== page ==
Cloud Computing for Non Geeks
Most computer users already use cloud computing today. You use Gmail, Hotmail, Yahoo: Congratulations, you’re in the cloud. If you’re reading this, you’re in the cloud: the Internet is a cloud.
Once upon a time your computer’s hard drive was a place to store all your digital information. Email, photos and documents were stored on your computer. Cloud computing is changing the way digital information is stored: your emails are no longer stored on your computer, but exist only on Google servers (such as on a hard drive) if you use Gmail, or Google servers. Microsoft if you use Hotmail etc.
The benefits of using the cloud to store information should be obvious: you can check your email from your computer, smartphone, any computer connected to the Internet, etc. If your computer fails and can’t be restored, you won’t lose your emails – they’ve never been stored on your computer. Cloud computing means you don’t have to worry about transferring all your software and data to your new computer (unclear movie links removed). Connect a new computer, log in, and your data and programs become available.
The downside of using the cloud to store your information should also be obvious: a lack of maintenance. If your Internet connection breaks down or the server on which your information is placed fails, you will not be able to access your data until the problem is resolved. Do you risk losing all your belongings forever when using the cloud? If you’re dealing with a reputable company with solid experience in cloud computing (Google, Amazon, etc.), that temporary outages will happen, but data loss shouldn’t be a problem. Hackers have attacked and will attack the cloud: large databases with personal information – a great target. Are your assets 100% protected in the cloud? No. Do you have an alternative if you want to live with all the conveniences of the cloud: no. Think of the cloud security problem: would you stop driving because a lot of people die in accidents every year?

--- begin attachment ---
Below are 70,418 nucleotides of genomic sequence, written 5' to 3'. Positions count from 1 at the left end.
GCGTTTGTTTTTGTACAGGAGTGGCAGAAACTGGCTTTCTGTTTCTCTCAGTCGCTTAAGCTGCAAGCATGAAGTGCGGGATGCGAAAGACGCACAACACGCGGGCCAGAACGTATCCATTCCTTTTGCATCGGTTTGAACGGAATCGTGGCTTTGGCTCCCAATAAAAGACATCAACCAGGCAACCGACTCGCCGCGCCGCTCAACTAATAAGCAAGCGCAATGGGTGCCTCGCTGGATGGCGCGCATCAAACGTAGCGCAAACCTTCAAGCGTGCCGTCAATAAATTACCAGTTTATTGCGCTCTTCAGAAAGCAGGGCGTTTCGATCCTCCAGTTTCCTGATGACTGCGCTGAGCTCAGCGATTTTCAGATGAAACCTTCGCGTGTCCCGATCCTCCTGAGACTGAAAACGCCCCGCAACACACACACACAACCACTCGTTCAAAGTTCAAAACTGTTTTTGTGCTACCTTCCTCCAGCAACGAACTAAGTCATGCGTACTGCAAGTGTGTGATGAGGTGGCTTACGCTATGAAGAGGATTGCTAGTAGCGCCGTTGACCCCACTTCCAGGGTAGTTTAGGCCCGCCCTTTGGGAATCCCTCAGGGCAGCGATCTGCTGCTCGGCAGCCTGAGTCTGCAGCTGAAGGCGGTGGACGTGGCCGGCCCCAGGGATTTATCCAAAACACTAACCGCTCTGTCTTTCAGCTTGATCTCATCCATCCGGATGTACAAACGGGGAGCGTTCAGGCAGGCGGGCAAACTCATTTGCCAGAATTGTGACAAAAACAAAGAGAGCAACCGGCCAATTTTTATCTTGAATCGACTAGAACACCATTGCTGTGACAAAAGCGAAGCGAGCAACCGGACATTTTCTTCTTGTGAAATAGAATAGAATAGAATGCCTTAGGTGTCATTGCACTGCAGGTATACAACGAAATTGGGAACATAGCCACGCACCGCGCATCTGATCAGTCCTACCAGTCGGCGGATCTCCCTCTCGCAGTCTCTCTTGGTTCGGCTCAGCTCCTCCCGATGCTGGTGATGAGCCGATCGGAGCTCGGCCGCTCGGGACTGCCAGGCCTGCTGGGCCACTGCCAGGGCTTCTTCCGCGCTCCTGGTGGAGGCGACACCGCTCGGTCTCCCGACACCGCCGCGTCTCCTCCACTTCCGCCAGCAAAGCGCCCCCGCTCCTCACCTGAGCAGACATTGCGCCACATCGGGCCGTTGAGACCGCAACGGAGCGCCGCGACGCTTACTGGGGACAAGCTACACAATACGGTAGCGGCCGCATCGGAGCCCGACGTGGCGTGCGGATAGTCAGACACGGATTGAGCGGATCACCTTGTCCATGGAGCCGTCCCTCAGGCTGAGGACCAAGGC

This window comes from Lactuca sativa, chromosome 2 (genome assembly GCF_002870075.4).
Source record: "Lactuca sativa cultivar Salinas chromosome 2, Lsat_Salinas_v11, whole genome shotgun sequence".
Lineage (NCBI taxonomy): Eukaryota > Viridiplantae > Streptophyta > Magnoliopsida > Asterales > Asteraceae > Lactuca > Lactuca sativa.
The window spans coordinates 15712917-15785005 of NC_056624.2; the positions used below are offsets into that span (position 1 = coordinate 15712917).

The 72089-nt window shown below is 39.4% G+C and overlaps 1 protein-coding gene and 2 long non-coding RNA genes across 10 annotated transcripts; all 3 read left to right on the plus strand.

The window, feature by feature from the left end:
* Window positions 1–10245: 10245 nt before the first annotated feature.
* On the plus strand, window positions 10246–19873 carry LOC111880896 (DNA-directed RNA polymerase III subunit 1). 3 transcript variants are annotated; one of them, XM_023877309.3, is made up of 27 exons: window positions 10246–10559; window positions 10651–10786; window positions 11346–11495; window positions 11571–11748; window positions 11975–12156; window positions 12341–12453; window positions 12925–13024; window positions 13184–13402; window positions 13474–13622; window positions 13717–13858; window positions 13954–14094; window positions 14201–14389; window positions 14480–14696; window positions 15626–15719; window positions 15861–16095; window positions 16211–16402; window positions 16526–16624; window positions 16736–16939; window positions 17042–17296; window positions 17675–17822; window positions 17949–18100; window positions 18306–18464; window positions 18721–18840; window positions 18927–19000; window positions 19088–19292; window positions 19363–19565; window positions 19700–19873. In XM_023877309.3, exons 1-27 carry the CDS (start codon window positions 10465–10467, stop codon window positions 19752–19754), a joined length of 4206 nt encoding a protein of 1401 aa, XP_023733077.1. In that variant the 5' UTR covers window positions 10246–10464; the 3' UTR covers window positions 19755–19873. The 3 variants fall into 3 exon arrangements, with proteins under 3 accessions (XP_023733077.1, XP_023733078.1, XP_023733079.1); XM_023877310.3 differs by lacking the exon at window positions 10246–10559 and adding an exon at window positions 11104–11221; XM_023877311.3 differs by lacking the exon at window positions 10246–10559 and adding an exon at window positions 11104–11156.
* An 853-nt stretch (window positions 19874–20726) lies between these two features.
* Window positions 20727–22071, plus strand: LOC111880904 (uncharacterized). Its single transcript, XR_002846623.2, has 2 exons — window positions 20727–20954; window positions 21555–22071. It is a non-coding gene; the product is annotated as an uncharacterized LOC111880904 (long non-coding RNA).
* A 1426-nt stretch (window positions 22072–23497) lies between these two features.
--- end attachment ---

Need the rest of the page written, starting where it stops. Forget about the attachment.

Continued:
Cloud computing will eventually provide all the software currently available (accounting programs such as zuickBooks, web publishing programs such as DreamWeaver). Rumor has it that Windows 8 will be active in the cloud, Apple is developing iCloud and that Google Chromebook has already been released (web laptop only).
For better or worse, the cloud is here. Anthony Weiner (a Congressman from New York who posted X-rated photos on Twitter) represents the flip side of the cloud: too many people can access your content.